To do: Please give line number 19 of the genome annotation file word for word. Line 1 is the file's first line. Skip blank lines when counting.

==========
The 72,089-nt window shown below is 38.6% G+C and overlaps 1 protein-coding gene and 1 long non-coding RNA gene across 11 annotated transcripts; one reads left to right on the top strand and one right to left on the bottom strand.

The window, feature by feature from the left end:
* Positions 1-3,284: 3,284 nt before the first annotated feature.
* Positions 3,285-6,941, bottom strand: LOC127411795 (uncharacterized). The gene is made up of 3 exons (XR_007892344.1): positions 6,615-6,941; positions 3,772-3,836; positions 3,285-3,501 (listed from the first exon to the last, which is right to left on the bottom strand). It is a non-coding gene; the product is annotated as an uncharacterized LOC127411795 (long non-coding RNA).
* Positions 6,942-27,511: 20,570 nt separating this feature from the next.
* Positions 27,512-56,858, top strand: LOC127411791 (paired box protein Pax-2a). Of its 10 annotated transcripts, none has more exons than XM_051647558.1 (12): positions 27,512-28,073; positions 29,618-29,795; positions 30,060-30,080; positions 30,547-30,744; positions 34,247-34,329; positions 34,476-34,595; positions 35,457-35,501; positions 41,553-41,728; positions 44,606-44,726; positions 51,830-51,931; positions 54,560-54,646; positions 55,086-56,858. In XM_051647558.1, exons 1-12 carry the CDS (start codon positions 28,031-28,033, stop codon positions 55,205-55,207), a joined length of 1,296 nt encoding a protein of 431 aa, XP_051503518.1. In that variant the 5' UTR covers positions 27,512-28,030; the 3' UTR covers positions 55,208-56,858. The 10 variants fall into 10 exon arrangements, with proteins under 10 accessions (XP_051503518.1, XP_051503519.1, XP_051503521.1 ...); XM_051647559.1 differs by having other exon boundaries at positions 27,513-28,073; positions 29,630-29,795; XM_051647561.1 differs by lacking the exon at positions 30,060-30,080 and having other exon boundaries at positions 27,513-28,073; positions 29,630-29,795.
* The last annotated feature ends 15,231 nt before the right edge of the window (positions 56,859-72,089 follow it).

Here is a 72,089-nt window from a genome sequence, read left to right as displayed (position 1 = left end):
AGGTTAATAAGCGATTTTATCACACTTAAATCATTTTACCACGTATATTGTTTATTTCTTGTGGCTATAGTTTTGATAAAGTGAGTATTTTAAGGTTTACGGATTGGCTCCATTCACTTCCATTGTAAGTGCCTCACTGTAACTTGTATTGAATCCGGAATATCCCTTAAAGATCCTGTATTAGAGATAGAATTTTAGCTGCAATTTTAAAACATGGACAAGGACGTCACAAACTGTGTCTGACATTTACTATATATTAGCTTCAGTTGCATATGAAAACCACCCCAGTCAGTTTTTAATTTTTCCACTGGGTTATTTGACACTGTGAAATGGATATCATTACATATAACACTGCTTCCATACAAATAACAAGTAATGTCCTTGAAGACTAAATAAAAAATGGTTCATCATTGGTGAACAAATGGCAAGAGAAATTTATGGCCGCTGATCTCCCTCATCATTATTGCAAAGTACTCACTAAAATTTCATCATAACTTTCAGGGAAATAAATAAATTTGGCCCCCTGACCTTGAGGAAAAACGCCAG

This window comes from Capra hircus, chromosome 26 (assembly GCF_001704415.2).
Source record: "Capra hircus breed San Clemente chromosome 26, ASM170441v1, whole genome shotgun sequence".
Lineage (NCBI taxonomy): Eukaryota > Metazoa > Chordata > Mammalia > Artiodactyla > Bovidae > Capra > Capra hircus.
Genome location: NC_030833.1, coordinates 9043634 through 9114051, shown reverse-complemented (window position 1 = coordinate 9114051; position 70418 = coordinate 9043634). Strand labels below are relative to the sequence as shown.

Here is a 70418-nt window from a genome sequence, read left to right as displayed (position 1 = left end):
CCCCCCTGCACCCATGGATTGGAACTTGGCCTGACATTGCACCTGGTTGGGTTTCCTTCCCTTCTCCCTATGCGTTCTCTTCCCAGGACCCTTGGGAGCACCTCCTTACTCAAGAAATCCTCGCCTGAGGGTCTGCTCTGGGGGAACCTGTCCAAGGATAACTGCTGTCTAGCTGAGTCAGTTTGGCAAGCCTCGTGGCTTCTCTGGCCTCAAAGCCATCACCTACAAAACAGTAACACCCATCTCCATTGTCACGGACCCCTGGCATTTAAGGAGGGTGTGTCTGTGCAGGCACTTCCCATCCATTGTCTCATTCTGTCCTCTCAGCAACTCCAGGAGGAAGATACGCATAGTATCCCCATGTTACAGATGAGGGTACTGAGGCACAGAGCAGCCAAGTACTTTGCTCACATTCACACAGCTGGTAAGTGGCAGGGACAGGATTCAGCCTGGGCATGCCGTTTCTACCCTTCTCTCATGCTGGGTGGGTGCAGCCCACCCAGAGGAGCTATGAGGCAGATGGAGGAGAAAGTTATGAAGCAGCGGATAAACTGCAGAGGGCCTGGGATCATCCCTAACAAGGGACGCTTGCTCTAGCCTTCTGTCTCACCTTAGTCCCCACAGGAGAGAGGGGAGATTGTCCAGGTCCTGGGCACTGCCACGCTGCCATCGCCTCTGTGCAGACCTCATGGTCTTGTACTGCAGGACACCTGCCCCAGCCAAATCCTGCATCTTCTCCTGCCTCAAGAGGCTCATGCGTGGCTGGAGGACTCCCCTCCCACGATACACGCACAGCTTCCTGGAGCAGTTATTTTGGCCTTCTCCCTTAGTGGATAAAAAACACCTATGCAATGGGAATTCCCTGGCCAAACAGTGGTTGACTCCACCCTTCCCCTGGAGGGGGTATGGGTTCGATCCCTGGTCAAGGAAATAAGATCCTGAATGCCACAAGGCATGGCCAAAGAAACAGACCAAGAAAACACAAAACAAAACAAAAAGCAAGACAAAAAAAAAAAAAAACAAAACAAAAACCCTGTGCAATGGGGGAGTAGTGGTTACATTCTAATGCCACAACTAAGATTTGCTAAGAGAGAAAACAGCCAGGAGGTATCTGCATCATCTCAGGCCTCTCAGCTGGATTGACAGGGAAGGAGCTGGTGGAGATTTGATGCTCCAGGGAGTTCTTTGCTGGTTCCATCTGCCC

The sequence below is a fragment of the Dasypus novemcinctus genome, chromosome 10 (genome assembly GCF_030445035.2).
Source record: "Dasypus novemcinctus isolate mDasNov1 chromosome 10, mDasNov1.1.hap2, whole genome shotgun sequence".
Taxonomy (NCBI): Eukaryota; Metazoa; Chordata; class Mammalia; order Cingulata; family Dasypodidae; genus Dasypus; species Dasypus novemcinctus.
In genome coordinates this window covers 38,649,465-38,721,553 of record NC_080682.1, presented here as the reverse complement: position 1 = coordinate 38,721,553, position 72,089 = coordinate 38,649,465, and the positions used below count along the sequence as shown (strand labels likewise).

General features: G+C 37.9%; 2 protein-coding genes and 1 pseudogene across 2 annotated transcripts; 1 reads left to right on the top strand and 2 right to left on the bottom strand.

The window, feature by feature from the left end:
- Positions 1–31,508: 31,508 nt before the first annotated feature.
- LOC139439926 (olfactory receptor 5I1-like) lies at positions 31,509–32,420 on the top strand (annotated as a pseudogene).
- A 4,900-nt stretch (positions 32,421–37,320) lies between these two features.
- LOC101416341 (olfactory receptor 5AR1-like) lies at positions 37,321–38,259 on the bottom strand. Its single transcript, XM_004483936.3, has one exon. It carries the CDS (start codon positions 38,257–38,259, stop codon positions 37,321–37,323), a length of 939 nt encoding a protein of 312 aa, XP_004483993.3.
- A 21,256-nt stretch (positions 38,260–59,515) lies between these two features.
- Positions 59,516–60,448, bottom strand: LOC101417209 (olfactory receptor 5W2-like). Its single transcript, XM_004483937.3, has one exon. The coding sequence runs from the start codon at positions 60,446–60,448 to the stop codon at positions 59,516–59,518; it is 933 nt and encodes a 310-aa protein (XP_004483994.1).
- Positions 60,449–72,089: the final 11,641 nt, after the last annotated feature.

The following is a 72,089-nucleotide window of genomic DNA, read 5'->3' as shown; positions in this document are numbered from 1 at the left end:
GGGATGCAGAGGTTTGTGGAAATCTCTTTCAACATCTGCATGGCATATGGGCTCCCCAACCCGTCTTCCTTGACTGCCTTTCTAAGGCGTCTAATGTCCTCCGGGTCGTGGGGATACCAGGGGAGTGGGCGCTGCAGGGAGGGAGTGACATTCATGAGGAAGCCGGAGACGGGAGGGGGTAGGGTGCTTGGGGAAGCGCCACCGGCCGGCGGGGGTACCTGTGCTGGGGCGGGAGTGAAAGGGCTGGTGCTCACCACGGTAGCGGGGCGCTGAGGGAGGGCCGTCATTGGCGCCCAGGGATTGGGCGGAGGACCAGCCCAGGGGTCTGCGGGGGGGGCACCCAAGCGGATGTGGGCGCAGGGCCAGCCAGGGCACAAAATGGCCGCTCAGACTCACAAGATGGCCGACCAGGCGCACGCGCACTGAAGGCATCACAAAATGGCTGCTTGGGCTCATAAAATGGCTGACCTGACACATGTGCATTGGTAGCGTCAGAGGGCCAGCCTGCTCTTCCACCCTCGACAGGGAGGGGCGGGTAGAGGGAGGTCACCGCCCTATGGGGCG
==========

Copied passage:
In genome coordinates this window covers 38,649,465-38,721,553 of record NC_080682.1, presented here as the reverse complement: position 1 = coordinate 38,721,553, position 72,089 = coordinate 38,649,465, and the positions used below count along the sequence as shown (strand labels likewise).